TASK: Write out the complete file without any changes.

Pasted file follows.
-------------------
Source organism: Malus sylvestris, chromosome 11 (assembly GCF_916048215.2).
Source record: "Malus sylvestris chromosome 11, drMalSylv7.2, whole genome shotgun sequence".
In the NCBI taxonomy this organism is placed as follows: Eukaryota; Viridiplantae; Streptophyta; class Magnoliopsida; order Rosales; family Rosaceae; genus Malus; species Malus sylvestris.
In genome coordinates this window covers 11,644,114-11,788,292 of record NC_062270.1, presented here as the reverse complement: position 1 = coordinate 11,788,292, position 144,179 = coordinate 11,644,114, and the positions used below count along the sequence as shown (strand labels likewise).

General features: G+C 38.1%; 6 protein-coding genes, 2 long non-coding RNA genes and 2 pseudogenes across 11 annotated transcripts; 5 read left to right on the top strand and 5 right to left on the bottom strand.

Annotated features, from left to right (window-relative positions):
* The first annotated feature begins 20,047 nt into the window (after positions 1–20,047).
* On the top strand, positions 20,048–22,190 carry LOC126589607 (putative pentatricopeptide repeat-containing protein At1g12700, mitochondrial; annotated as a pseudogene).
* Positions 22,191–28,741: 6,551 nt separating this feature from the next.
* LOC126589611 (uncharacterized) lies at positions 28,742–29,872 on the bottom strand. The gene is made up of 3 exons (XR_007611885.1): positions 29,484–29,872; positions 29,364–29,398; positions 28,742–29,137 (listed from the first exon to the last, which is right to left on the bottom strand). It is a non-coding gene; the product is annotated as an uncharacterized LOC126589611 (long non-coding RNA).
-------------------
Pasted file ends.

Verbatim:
Source organism: Malus sylvestris, chromosome 11 (assembly GCF_916048215.2).
Source record: "Malus sylvestris chromosome 11, drMalSylv7.2, whole genome shotgun sequence".
In the NCBI taxonomy this organism is placed as follows: Eukaryota; Viridiplantae; Streptophyta; class Magnoliopsida; order Rosales; family Rosaceae; genus Malus; species Malus sylvestris.
In genome coordinates this window covers 11,644,114-11,788,292 of record NC_062270.1, presented here as the reverse complement: position 1 = coordinate 11,788,292, position 144,179 = coordinate 11,644,114, and the positions used below count along the sequence as shown (strand labels likewise).

General features: G+C 38.1%; 6 protein-coding genes, 2 long non-coding RNA genes and 2 pseudogenes across 11 annotated transcripts; 5 read left to right on the top strand and 5 right to left on the bottom strand.

Annotated features, from left to right (window-relative positions):
* The first annotated feature begins 20,047 nt into the window (after positions 1–20,047).
* On the top strand, positions 20,048–22,190 carry LOC126589607 (putative pentatricopeptide repeat-containing protein At1g12700, mitochondrial; annotated as a pseudogene).
* Positions 22,191–28,741: 6,551 nt separating this feature from the next.
* LOC126589611 (uncharacterized) lies at positions 28,742–29,872 on the bottom strand. The gene is made up of 3 exons (XR_007611885.1): positions 29,484–29,872; positions 29,364–29,398; positions 28,742–29,137 (listed from the first exon to the last, which is right to left on the bottom strand). It is a non-coding gene; the product is annotated as an uncharacterized LOC126589611 (long non-coding RNA).